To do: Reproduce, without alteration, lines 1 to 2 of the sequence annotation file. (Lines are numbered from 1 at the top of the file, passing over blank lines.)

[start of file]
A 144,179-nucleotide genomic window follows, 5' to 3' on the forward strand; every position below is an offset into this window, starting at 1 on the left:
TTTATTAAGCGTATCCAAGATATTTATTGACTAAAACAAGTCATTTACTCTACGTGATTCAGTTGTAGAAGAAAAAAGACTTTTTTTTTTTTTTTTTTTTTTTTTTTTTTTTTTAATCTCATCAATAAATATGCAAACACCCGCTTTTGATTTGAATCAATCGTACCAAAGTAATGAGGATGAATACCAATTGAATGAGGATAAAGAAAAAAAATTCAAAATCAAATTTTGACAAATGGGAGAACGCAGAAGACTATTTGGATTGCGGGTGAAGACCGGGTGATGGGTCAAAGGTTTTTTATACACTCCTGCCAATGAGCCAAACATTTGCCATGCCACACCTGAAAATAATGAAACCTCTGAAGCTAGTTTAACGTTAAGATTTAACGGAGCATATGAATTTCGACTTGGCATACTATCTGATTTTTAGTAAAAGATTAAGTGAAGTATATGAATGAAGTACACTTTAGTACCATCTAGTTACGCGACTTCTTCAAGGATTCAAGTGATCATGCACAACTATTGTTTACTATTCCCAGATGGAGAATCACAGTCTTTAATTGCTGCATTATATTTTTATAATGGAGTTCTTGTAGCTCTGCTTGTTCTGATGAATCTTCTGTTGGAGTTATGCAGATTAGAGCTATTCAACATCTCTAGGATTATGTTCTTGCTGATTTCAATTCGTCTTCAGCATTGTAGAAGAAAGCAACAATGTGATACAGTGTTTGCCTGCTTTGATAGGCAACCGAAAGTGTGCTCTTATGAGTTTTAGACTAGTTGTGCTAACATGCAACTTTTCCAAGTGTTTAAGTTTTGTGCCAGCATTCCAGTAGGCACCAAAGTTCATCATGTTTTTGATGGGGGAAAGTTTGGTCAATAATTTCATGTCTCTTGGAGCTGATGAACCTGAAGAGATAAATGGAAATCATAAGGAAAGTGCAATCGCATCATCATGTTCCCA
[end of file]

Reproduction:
A 144,179-nucleotide genomic window follows, 5' to 3' on the forward strand; every position below is an offset into this window, starting at 1 on the left:
TTTATTAAGCGTATCCAAGATATTTATTGACTAAAACAAGTCATTTACTCTACGTGATTCAGTTGTAGAAGAAAAAAGACTTTTTTTTTTTTTTTTTTTTTTTTTTTTTTTTTTAATCTCATCAATAAATATGCAAACACCCGCTTTTGATTTGAATCAATCGTACCAAAGTAATGAGGATGAATACCAATTGAATGAGGATAAAGAAAAAAAATTCAAAATCAAATTTTGACAAATGGGAGAACGCAGAAGACTATTTGGATTGCGGGTGAAGACCGGGTGATGGGTCAAAGGTTTTTTATACACTCCTGCCAATGAGCCAAACATTTGCCATGCCACACCTGAAAATAATGAAACCTCTGAAGCTAGTTTAACGTTAAGATTTAACGGAGCATATGAATTTCGACTTGGCATACTATCTGATTTTTAGTAAAAGATTAAGTGAAGTATATGAATGAAGTACACTTTAGTACCATCTAGTTACGCGACTTCTTCAAGGATTCAAGTGATCATGCACAACTATTGTTTACTATTCCCAGATGGAGAATCACAGTCTTTAATTGCTGCATTATATTTTTATAATGGAGTTCTTGTAGCTCTGCTTGTTCTGATGAATCTTCTGTTGGAGTTATGCAGATTAGAGCTATTCAACATCTCTAGGATTATGTTCTTGCTGATTTCAATTCGTCTTCAGCATTGTAGAAGAAAGCAACAATGTGATACAGTGTTTGCCTGCTTTGATAGGCAACCGAAAGTGTGCTCTTATGAGTTTTAGACTAGTTGTGCTAACATGCAACTTTTCCAAGTGTTTAAGTTTTGTGCCAGCATTCCAGTAGGCACCAAAGTTCATCATGTTTTTGATGGGGGAAAGTTTGGTCAATAATTTCATGTCTCTTGGAGCTGATGAACCTGAAGAGATAAATGGAAATCATAAGGAAAGTGCAATCGCATCATCATGTTCCCA